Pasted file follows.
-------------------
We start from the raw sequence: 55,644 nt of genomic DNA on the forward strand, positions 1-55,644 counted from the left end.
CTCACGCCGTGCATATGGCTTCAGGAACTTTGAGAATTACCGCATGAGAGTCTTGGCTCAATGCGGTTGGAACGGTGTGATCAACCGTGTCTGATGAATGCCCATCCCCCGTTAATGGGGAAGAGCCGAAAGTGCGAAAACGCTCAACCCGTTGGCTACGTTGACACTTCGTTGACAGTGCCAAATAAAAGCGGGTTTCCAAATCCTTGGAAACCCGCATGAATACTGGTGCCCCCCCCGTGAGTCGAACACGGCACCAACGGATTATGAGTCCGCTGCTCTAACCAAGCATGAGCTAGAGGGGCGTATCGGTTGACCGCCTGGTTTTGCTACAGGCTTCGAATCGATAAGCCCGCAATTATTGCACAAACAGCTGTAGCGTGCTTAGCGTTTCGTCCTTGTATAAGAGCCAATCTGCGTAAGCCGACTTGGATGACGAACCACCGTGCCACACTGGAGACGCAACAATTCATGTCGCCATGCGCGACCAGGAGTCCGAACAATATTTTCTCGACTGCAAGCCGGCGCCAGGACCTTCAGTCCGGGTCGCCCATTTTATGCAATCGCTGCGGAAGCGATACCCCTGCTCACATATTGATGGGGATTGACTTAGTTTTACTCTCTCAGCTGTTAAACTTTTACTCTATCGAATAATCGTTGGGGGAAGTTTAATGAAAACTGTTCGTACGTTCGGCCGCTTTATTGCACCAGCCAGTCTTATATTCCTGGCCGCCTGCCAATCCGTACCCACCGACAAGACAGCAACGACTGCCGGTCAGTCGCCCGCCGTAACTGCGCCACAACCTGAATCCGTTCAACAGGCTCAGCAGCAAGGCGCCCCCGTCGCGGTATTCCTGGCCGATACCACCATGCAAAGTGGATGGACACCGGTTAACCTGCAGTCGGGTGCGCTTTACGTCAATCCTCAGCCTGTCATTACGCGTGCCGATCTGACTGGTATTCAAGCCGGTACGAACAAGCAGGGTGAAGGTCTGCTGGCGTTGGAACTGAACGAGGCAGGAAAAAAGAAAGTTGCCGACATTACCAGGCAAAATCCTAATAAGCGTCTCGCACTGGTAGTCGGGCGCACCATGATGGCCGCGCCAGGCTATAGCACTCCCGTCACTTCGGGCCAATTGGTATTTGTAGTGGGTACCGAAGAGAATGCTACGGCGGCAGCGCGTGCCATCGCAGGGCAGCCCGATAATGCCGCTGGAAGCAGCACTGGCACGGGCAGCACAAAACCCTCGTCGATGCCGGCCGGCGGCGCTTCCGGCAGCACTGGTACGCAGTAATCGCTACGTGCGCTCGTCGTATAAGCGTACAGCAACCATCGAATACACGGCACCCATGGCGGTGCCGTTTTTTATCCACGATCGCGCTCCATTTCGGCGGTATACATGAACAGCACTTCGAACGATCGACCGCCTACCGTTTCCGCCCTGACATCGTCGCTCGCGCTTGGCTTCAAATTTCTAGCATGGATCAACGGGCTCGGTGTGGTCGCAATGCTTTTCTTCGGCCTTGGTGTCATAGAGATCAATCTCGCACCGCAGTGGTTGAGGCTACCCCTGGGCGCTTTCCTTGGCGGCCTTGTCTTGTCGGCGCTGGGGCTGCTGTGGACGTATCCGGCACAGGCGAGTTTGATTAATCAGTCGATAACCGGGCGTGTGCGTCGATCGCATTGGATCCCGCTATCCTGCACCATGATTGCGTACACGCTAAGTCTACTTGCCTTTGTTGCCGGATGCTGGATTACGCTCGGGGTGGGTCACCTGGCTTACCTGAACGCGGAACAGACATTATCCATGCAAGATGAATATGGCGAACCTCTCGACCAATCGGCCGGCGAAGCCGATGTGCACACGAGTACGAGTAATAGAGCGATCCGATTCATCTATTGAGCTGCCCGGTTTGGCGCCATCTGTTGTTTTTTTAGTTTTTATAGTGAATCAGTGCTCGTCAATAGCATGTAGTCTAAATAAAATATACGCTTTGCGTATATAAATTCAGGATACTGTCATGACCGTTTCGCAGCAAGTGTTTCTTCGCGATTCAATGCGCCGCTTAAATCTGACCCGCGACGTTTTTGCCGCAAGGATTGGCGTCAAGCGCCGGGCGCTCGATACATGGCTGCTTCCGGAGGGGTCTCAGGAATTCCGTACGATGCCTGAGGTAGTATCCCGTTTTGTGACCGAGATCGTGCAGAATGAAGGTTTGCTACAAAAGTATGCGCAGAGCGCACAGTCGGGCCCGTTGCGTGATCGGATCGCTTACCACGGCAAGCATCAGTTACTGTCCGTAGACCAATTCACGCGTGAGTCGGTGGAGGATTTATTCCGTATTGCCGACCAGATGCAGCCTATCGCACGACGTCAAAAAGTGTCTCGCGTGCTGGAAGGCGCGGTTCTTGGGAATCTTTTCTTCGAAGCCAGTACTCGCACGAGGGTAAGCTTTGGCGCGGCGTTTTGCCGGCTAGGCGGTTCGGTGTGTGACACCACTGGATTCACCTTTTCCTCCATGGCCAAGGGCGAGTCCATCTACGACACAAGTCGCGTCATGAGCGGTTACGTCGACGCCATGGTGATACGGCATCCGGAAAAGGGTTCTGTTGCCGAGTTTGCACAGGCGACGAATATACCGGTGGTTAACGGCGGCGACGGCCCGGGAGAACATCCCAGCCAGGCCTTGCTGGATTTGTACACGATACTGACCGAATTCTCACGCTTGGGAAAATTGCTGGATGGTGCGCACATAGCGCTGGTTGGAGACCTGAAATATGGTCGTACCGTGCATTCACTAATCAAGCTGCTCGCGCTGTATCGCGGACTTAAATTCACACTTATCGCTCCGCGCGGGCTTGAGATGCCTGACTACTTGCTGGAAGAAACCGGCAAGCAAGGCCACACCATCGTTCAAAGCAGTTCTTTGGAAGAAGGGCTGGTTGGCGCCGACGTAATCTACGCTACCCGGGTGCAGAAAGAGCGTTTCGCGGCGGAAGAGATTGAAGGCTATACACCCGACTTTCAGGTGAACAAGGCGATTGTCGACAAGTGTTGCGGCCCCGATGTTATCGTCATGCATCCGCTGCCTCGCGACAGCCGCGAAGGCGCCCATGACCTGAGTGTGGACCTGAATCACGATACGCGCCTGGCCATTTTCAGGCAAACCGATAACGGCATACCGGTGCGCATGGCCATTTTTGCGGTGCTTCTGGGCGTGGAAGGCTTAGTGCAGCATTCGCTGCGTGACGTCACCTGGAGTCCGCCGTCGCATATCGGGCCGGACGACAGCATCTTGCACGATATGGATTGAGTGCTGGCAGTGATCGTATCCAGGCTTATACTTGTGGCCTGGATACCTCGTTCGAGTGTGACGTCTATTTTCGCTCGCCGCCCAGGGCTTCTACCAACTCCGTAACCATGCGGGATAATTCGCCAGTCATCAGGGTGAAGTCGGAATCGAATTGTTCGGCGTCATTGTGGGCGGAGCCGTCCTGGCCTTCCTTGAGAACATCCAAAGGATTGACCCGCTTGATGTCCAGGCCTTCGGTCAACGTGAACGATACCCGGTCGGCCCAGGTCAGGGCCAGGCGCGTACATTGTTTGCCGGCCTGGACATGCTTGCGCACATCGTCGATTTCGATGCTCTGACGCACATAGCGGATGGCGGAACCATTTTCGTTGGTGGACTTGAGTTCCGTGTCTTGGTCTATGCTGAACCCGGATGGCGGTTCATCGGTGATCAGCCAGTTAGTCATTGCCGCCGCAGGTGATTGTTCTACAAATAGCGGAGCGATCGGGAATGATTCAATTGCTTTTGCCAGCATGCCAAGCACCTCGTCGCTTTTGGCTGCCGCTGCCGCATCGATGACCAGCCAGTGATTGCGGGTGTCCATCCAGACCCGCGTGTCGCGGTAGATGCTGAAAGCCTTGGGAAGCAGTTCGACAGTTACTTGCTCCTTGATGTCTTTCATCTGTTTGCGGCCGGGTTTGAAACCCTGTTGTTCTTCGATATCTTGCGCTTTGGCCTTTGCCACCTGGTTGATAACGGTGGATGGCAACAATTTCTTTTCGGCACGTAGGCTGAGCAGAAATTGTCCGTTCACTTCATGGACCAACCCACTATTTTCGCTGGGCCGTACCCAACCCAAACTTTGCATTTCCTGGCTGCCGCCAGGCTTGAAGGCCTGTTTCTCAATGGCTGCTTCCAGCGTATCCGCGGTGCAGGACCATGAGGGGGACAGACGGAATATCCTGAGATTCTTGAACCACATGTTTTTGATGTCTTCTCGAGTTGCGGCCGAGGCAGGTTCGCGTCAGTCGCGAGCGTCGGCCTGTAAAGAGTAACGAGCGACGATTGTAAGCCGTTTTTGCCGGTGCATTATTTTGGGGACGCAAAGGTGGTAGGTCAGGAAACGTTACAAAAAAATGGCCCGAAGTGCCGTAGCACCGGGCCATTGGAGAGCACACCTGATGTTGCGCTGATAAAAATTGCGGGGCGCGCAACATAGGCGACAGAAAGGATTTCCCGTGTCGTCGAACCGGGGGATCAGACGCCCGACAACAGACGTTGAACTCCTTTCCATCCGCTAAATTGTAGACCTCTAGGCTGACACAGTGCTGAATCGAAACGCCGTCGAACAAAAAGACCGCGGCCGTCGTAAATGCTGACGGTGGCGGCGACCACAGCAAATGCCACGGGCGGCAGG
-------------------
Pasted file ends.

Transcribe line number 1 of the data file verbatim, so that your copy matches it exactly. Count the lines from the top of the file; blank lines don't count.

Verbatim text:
We start from the raw sequence: 55,644 nt of genomic DNA on the forward strand, positions 1-55,644 counted from the left end.